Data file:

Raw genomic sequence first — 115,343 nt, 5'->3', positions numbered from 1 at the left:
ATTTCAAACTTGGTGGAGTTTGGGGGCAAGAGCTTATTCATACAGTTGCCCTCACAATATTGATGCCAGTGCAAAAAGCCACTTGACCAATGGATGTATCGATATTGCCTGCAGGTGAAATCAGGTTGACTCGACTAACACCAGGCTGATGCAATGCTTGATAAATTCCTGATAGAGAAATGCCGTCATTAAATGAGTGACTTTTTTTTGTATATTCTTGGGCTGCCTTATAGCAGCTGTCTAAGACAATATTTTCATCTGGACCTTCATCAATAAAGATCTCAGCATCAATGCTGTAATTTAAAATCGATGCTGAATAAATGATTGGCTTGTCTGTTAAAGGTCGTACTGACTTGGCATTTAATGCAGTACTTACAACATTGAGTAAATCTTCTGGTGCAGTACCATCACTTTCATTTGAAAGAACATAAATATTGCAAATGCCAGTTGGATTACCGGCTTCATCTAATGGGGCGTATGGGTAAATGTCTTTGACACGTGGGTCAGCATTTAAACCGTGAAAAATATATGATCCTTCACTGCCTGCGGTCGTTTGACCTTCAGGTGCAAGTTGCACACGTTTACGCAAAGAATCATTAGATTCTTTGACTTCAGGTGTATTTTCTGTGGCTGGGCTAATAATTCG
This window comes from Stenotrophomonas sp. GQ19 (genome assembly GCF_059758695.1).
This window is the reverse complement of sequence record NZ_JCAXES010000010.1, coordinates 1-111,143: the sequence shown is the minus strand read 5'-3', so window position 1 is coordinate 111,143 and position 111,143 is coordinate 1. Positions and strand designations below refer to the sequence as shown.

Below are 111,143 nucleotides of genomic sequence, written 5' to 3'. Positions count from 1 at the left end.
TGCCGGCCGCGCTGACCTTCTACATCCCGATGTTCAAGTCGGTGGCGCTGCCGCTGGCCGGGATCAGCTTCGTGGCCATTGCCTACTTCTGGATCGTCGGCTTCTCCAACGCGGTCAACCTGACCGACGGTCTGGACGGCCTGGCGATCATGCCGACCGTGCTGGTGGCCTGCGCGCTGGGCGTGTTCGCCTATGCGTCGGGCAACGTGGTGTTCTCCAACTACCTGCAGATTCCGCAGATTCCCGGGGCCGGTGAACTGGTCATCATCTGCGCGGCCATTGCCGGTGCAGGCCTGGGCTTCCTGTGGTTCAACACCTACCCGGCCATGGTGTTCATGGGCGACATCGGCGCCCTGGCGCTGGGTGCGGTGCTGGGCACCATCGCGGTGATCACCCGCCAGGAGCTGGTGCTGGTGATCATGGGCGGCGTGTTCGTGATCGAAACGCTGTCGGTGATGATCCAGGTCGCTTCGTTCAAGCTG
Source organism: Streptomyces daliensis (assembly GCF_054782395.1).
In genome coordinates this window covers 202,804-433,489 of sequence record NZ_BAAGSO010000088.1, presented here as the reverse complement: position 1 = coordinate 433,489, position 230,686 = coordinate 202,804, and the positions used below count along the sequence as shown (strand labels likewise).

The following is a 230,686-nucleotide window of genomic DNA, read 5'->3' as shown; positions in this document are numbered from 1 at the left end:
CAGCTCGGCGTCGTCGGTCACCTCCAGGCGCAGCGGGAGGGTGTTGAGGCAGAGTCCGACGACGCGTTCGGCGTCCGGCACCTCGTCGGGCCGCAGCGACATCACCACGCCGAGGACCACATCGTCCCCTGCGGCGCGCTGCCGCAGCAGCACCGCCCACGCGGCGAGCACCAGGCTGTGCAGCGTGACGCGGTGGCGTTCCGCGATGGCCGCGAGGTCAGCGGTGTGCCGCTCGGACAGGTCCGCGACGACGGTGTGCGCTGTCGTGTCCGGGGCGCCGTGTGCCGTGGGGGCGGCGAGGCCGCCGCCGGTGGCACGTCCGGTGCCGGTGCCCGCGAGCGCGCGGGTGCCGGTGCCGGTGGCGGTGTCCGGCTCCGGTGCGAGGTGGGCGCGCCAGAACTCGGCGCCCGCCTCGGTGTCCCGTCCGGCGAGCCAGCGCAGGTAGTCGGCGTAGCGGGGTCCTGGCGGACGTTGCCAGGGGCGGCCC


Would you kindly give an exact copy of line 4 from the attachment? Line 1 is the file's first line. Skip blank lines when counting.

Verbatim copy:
This window is the reverse complement of sequence record NZ_JCAXES010000010.1, coordinates 1-111,143: the sequence shown is the minus strand read 5'-3', so window position 1 is coordinate 111,143 and position 111,143 is coordinate 1. Positions and strand designations below refer to the sequence as shown.